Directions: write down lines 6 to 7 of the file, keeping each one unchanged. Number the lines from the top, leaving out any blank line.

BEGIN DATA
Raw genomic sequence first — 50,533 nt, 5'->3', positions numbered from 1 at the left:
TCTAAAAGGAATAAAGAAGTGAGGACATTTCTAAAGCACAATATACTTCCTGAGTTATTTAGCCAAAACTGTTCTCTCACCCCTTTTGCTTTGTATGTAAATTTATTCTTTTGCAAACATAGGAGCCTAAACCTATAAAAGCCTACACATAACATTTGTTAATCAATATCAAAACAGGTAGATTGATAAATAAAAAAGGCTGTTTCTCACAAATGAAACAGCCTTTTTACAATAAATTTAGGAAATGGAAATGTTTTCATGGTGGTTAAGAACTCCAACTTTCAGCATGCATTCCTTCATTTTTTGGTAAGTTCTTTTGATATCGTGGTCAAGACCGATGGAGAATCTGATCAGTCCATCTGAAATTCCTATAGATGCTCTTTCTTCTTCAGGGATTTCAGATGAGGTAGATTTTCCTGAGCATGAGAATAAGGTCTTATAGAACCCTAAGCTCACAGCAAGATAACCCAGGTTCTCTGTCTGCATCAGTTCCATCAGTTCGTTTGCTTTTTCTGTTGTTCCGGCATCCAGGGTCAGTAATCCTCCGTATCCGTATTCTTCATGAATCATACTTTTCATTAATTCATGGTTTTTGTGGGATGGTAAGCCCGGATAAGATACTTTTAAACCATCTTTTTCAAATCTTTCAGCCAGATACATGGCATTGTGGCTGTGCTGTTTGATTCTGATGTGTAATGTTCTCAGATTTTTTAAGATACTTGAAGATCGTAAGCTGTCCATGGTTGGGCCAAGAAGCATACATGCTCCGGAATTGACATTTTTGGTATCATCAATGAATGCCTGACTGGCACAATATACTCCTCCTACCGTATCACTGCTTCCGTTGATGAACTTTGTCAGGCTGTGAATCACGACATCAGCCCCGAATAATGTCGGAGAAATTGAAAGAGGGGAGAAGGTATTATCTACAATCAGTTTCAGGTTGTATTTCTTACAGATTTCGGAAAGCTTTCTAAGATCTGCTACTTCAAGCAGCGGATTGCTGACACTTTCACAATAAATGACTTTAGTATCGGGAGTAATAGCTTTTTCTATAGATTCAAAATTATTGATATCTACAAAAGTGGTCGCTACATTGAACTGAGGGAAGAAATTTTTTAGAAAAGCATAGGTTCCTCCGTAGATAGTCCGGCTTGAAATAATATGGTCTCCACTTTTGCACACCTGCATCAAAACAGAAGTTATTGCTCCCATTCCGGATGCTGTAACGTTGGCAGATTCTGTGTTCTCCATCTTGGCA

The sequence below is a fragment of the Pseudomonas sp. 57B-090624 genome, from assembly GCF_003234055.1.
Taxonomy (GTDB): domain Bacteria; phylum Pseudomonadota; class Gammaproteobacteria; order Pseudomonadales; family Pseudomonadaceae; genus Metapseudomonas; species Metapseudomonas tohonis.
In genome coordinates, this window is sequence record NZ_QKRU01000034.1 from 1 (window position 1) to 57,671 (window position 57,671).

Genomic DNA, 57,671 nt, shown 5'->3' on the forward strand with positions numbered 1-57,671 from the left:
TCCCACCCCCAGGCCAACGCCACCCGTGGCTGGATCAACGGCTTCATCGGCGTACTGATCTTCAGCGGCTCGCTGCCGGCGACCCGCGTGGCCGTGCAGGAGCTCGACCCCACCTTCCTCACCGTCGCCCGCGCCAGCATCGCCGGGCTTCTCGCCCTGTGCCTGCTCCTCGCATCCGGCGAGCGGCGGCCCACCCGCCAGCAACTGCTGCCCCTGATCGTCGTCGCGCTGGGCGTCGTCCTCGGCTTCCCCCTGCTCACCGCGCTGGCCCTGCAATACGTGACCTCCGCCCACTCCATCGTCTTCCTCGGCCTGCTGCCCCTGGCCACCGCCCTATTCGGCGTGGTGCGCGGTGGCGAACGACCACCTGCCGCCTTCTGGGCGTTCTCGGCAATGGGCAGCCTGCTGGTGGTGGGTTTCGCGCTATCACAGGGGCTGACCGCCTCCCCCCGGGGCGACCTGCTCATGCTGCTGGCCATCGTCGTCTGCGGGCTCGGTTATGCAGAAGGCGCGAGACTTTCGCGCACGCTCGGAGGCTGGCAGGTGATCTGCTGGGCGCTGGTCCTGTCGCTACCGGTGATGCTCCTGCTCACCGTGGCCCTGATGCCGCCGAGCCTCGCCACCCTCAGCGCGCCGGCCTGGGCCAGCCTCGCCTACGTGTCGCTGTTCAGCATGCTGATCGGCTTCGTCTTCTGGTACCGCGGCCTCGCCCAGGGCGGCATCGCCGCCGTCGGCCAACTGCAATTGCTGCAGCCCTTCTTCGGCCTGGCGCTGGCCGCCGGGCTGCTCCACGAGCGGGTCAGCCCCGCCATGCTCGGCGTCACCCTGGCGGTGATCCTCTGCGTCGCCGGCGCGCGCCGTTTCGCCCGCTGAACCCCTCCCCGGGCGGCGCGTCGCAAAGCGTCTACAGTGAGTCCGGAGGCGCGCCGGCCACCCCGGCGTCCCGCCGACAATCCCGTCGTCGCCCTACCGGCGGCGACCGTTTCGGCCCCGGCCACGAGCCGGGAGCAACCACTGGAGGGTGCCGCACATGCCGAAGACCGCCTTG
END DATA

Genomic DNA, 57,671 nt, shown 5'->3' on the forward strand with positions numbered 1-57,671 from the left:
TCCCACCCCCAGGCCAACGCCACCCGTGGCTGGATCAACGGCTTCATCGGCGTACTGATCTTCAGCGGCTCGCTGCCGGCGACCCGCGTGGCCGTGCAGGAGCTCGACCCCACCTTCCTCACCGTCGCCCGCGCCAGCATCGCCGGGCTTCTCGCCCTGTGCCTGCTCCTCGCATCCGGCGAGCGGCGGCCCACCCGCCAGCAACTGCTGCCCCTGATCGTCGTCGCGCTGGGCGTCGTCCTCGGCTTCCCCCTGCTCACCGCGCTGGCCCTGCAATACGTGACCTCCGCCCACTCCATCGTCTTCCTCGGCCTGCTGCCCCTGGCCACCGCCCTATTCGGCGTGGTGCGCGGTGGCGAACGACCACCTGCCGCCTTCTGGGCGTTCTCGGCAATGGGCAGCCTGCTGGTGGTGGGTTTCGCGCTATCACAGGGGCTGACCGCCTCCCCCCGGGGCGACCTGCTCATGCTGCTGGCCATCGTCGTCTGCGGGCTCGGTTATGCAGAAGGCGCGAGACTTTCGCGCACGCTCGGAGGCTGGCAGGTGATCTGCTGGGCGCTGGTCCTGTCGCTACCGGTGATGCTCCTGCTCACCGTGGCCCTGATGCCGCCGAGCCTCGCCACCCTCAGCGCGCCGGCCTGGGCCAGCCTCGCCTACGTGTCGCTGTTCAGCATGCTGATCGGCTTCGTCTTCTGGTACCGCGGCCTCGCCCAGGGCGGCATCGCCGCCGTCGGCCAACTGCAATTGCTGCAGCCCTTCTTCGGCCTGGCGCTGGCCGCCGGGCTGCTCCACGAGCGGGTCAGCCCCGCCATGCTCGGCGTCACCCTGGCGGTGATCCTCTGCGTCGCCGGCGCGCGCCGTTTCGCCCGCTGAACCCCTCCCCGGGCGGCGCGTCGCAAAGCGTCTACAGTGAGTCCGGAGGCGCGCCGGCCACCCCGGCGTCCCGCCGACAATCCCGTCGTCGCCCTACCGGCGGCGACCGTTTCGGCCCCGGCCACGAGCCGGGAGCAACCACTGGAGGGTGCCGCACATGCCGAAGACCGCCTTG